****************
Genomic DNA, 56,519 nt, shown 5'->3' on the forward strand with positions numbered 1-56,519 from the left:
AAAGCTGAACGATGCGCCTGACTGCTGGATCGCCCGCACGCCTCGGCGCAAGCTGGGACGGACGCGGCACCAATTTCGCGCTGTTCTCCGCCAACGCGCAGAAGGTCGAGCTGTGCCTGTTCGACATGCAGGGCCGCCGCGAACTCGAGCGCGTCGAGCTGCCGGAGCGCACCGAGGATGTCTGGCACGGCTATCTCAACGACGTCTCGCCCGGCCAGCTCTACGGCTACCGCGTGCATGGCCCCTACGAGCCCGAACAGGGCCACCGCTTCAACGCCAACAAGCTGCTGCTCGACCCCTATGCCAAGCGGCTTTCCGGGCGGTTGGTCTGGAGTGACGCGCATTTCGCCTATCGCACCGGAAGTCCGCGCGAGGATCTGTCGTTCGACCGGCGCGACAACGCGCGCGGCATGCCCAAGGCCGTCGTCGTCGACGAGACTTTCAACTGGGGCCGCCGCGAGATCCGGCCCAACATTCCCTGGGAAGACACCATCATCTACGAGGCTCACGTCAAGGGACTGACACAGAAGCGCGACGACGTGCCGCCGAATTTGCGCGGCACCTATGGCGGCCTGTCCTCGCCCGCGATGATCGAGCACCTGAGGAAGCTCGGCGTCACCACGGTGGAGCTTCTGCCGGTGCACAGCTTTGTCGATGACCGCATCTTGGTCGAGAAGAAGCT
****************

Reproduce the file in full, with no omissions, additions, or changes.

Genomic DNA, 56,519 nt, shown 5'->3' on the forward strand with positions numbered 1-56,519 from the left:
AAAGCTGAACGATGCGCCTGACTGCTGGATCGCCCGCACGCCTCGGCGCAAGCTGGGACGGACGCGGCACCAATTTCGCGCTGTTCTCCGCCAACGCGCAGAAGGTCGAGCTGTGCCTGTTCGACATGCAGGGCCGCCGCGAACTCGAGCGCGTCGAGCTGCCGGAGCGCACCGAGGATGTCTGGCACGGCTATCTCAACGACGTCTCGCCCGGCCAGCTCTACGGCTACCGCGTGCATGGCCCCTACGAGCCCGAACAGGGCCACCGCTTCAACGCCAACAAGCTGCTGCTCGACCCCTATGCCAAGCGGCTTTCCGGGCGGTTGGTCTGGAGTGACGCGCATTTCGCCTATCGCACCGGAAGTCCGCGCGAGGATCTGTCGTTCGACCGGCGCGACAACGCGCGCGGCATGCCCAAGGCCGTCGTCGTCGACGAGACTTTCAACTGGGGCCGCCGCGAGATCCGGCCCAACATTCCCTGGGAAGACACCATCATCTACGAGGCTCACGTCAAGGGACTGACACAGAAGCGCGACGACGTGCCGCCGAATTTGCGCGGCACCTATGGCGGCCTGTCCTCGCCCGCGATGATCGAGCACCTGAGGAAGCTCGGCGTCACCACGGTGGAGCTTCTGCCGGTGCACAGCTTTGTCGATGACCGCATCTTGGTCGAGAAGAAGCT